BOSTON (CBS) – With temperatures once again near 50 degrees today, snow is the last thing on many folks minds.
We have become accustomed to a mild, bare ground winter in Boston!
While some still wish for snow, most of the comments on our WBZ Weather Facebook page are just the opposite. It seems that the majority of people have written off this winter and are looking forward to spring.
How quickly we forget.
Last year at this time we had already received more than 71 inches of snow in Boston.
Forget about a lunchtime jog or playing 9 holes on a Friday afternoon, we could barely pull out of our driveways due to the enormous piles of snow!
This year and last have clearly been two extreme winters.
In a normal winter Boston averages about 43 inches of snow for the season and through today’s date about 27.
Our current total this winter so far – 7.8 inches.
We will be adding to that on Saturday. Heck we may even make it to 10 inches in Boston for the season!
Here are the details:
The storm will begin as snow right around dawn Saturday morning in all inland locations.
Along the immediate coastline, especially the South Coast and Cape and Islands it will start as a rain/snow mix or all rain.
As the precipitation gets heavier, it will transition to all snow everywhere with the exception of the immediate South Coast and Cape where it will take until afternoon before a changeover occurs.
The snow tapers off from west to east late in the afternoon (between 3 and 5 p.m.) and clears the South Shore and Cape last (between 5 and 7 p.m.).
So this will truly be a daytime event, on average from 6-to-8 a.m to 4-to-6 p.m.
This storm will be developing and strengthening as it passes by New England, but the key is the track.
It appears as though it will travel a bit farther east than most classic New England snow events. Therefore, the heaviest of the precipitation will remain offshore.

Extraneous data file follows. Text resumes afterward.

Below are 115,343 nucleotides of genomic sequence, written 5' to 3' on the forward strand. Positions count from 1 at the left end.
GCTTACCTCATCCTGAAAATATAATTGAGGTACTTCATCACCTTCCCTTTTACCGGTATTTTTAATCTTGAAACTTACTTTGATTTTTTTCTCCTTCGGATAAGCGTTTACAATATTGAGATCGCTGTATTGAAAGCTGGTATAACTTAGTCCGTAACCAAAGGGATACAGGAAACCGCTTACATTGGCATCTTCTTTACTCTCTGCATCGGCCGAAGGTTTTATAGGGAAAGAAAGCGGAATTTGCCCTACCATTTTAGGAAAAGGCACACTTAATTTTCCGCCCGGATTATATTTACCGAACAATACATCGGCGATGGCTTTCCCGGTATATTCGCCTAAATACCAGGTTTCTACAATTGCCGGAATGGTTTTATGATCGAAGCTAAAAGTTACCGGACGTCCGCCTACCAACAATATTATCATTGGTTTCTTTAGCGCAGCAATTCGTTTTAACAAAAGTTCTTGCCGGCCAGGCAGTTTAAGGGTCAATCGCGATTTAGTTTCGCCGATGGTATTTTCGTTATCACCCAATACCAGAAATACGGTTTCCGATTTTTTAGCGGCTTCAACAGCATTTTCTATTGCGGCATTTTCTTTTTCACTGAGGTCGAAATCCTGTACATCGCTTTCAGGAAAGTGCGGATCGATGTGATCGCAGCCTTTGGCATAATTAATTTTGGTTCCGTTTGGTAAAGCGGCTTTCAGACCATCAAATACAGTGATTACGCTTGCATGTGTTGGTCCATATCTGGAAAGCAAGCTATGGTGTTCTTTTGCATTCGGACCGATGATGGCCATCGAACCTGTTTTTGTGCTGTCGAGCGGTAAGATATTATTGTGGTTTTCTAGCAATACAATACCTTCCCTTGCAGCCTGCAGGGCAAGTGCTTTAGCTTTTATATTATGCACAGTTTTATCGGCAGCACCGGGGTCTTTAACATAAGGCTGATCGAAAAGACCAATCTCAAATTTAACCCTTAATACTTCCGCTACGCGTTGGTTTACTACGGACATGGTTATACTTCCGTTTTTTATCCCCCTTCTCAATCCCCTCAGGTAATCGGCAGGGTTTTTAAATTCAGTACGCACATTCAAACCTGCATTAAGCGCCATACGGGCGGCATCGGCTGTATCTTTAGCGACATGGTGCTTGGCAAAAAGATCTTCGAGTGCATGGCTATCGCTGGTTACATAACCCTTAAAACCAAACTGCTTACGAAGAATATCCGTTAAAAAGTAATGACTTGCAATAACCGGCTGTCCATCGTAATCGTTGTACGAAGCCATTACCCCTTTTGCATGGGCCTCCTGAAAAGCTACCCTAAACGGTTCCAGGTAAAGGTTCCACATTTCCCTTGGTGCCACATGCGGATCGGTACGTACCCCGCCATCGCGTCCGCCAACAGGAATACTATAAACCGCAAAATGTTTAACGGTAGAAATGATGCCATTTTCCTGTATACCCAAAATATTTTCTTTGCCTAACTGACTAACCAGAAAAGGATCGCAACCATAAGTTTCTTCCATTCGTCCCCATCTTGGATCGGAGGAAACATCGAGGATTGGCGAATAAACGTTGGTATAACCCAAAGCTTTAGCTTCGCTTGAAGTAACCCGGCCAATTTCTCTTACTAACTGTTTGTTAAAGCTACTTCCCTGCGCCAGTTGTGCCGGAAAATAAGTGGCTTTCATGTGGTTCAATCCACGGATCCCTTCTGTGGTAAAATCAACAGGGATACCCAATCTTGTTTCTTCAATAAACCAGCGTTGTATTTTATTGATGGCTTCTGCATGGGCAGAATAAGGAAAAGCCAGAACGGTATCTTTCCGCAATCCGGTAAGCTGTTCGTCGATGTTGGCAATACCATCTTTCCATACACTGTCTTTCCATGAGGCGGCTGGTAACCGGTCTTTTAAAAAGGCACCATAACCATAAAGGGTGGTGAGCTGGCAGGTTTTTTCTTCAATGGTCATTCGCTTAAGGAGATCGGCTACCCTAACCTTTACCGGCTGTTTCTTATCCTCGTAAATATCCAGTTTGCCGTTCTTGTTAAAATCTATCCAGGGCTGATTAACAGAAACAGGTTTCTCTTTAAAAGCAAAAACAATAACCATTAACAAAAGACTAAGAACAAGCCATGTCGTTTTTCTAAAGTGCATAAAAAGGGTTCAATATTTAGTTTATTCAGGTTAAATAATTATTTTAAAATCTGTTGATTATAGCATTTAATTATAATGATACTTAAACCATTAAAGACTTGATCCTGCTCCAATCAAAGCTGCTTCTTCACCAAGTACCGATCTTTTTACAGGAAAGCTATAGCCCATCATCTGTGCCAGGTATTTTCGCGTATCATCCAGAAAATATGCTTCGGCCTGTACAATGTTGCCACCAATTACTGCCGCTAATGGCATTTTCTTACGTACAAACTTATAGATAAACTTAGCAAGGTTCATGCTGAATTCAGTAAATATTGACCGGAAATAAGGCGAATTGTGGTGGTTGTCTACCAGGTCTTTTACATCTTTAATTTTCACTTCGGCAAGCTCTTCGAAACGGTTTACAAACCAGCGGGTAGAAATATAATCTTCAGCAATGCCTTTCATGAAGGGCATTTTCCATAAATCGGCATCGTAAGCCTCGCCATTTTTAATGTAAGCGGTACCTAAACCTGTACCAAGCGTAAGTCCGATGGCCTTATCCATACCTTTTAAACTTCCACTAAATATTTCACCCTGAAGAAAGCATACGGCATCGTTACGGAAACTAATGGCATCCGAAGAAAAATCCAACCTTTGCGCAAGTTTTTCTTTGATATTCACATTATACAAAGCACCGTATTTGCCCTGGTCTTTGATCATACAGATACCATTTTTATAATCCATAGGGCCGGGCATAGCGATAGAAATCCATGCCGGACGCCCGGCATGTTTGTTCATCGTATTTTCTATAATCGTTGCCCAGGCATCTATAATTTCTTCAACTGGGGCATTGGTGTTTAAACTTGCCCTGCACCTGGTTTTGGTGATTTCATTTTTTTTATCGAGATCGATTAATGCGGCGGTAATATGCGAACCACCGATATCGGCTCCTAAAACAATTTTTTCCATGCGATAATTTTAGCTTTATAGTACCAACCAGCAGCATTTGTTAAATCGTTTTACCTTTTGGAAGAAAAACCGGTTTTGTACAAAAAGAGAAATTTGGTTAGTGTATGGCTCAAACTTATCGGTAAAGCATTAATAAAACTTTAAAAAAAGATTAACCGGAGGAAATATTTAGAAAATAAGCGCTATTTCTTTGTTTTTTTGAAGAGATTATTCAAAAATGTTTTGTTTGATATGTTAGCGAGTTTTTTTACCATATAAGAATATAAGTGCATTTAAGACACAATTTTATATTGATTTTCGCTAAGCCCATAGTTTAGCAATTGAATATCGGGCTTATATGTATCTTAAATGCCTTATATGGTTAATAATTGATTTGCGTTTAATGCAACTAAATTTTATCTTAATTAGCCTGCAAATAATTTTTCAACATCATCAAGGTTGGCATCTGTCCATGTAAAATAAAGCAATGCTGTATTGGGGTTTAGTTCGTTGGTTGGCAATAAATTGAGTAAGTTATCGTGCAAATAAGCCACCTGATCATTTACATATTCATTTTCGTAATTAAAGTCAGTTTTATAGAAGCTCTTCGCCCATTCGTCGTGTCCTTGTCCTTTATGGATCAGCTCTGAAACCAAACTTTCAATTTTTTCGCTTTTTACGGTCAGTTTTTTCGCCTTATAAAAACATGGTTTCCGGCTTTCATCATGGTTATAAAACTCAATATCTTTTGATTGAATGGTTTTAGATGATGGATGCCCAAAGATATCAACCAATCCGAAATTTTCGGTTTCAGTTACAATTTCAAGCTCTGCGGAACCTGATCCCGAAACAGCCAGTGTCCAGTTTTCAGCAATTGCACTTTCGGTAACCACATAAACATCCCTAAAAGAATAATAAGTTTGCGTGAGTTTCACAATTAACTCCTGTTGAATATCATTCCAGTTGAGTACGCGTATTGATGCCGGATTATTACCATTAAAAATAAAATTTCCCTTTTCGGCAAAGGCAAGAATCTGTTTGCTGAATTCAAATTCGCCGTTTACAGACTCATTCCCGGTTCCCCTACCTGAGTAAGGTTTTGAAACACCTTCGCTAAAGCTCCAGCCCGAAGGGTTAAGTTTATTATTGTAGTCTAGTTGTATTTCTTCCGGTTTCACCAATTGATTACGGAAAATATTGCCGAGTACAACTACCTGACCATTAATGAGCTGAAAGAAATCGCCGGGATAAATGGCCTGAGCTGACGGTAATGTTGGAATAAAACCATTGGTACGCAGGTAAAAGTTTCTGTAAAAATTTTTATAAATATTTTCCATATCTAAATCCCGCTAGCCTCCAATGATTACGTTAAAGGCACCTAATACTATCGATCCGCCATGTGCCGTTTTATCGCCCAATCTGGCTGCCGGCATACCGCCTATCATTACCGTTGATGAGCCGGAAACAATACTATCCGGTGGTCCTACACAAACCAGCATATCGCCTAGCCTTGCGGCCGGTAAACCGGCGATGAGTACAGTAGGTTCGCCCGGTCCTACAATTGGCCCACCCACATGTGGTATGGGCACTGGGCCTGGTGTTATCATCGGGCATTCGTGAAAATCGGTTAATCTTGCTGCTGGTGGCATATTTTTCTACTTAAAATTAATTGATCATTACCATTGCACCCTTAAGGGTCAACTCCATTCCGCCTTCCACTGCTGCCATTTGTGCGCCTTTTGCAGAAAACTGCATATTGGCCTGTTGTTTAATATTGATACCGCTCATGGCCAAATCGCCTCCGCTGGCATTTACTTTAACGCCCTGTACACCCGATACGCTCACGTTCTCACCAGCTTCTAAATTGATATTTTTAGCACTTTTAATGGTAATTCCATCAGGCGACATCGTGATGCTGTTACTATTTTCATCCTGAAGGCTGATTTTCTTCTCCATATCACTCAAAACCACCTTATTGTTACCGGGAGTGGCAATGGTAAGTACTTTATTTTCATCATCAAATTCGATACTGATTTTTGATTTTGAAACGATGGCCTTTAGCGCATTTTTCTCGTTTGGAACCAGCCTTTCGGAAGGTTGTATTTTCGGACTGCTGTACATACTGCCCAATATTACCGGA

Parts of southeastern and coastal Massachusetts will be closest to the storm and therefore have the best chance of tapping into some of the heavier moisture.
Our predicted snowfall from Boston to Providence (I-95) and to the southeast is 3-to-6 inches.
However, the immediate South Coast and Cape Cod will only receive 1-to-3 inches of heavy, wet snow because of a rain/snow mix.
Farther north and west of I-95, we are forecasting 1-to-3 inches of snow, a lighter and fluffier consistency due to the air being colder and the distance from the storm’s center being greater.
This will be a quick moving storm and the core of the heaviest precipitation and strongest winds will remain offshore.
For those reasons, we do not expect there to be any real coastal issues other than some gusty winds in the afternoon.
High tide occurs around 1:30 p.m. on Saturday and tides are fairly high astronomically. But again, we do not expect any significant coastal flooding.
As the storm passes, the winds will increase for our entire area, turning to the north and northwest.
Watch Melissa Mack’s forecast:
Late in the afternoon and during the evening they could gust 15-to-30 mph or greater, ushering in some of the coldest air of the season thus far for Sunday and early Monday.
You can follow Terry on Twitter at @TerryWBZ.